Brothers live out late father's fantasy at camp

D-backs fan remembered fondly by staff at annual event

Brothers live out late father's fantasy at camp

PHOENIX -- Tod and Gary Schulz went to last month's D-backs Fantasy Camp to have fun, but also to pay tribute to their father, Don, who was a camp regular before passing away in 2010 at the age of 75.

Don attended camp in 2007 through 2009, and was a favorite of both campers and staff because of his sense of humor.

"We loved Don Schulz," D-backs assistant hitting coach Mark Grace said. "He always had a way of making you laugh. Just a good person."

Don was in failing health when 2010 rolled around, and even though he knew he did not have much time left before he died he came to camp that year with his brother and sons.

That was also the first year that D-backs legend Luis Gonzalez participated in the camp. Gonzalez had been a hero to Don, and the two posed for a picture at dinner on the opening night of camp.

Less than an hour later, Don passed away in his hotel room.

"His last few years he was in and out of the hospital -- triple bypass, pacemaker -- he had a lot of medical problems," Gary said. "He would always suck it up for Fantasy Camp. After our mom passed away, the D-backs, the campers and the staff became his new family.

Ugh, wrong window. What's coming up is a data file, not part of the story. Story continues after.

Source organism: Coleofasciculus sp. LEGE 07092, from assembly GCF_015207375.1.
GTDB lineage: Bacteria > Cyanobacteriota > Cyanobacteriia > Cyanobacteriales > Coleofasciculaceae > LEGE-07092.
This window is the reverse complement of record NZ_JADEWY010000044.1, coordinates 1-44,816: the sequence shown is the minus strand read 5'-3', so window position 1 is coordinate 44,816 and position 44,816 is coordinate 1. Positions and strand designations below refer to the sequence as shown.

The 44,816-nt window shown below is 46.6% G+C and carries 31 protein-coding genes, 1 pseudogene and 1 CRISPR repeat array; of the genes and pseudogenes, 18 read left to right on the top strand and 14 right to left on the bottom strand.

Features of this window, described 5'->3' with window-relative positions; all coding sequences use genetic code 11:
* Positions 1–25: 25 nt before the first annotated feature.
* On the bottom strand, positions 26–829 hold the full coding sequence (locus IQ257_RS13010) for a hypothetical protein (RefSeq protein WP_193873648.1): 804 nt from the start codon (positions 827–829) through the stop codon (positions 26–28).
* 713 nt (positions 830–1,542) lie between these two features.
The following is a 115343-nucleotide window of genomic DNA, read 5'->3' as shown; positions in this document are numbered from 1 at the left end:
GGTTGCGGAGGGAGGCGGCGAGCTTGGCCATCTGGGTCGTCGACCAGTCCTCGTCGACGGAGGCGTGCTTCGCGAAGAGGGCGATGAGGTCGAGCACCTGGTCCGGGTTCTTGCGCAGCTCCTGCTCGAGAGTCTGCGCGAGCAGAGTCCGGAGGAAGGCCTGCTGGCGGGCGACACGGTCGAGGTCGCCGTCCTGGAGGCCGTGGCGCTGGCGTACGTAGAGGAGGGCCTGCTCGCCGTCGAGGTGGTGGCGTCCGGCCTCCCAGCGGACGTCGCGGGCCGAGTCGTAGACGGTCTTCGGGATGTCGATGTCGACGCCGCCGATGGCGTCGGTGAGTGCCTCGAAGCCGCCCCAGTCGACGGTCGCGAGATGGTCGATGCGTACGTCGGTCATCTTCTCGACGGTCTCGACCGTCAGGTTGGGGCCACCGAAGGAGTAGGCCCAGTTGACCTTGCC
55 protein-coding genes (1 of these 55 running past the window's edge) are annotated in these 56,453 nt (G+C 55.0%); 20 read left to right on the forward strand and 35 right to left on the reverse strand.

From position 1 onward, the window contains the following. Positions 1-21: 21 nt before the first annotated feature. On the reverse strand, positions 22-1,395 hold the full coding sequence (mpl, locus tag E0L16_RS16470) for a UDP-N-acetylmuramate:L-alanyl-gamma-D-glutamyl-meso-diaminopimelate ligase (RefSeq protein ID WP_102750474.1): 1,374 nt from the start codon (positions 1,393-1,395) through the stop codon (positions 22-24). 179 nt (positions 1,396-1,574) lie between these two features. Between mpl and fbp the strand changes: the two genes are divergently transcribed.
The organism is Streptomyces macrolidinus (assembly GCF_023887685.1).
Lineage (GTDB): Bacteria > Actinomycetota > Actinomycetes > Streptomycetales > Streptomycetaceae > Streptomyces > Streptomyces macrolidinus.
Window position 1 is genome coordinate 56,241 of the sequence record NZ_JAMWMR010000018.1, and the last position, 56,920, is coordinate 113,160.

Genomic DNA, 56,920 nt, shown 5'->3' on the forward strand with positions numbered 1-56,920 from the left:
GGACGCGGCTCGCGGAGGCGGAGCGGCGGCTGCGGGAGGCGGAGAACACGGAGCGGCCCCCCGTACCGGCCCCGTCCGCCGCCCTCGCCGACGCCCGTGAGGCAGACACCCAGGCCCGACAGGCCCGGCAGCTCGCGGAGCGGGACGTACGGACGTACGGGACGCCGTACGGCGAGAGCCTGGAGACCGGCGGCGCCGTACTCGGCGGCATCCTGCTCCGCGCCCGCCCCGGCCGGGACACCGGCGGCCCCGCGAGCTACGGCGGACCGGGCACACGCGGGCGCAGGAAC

"He loved coming here, and the D-backs treated him like a king. He really looked forward to it. That kept him alive a couple extra years. That's what we truly believe. That was his goal every year -- to get back to camp. It kept him going."

After Don passed away, Gonzalez sat with the brothers in the hotel lobby long into the night.

This year, the brothers were welcomed back with open arms by staff members, who delighted in retelling stories that involved Don.

"He grew up on the North Side of Chicago as a Cubs fan -- Ernie Banks big-time," Tod said. "And he died a Mark Grace, Luis Gonzalez, Matt Williams and Arizona Diamondbacks fan all the way."

During his time at Fantasy Camp, Don was usually the star of the daily Kangaroo Court. He was fined one day for calling former D-backs reliever Matt Mantei "Monte."

Each year a picture of Don sits on Grace's desk while he serves as judge for court.

"He just loved talking to people and being around them here," Tod said. "We wanted to celebrate his life and the memories that we have, and coming back here was the best way to do it."

Steve Gilbert is a reporter for Follow him on Twitter @SteveGilbertMLB. This story was not subject to the approval of Major League Baseball or its clubs.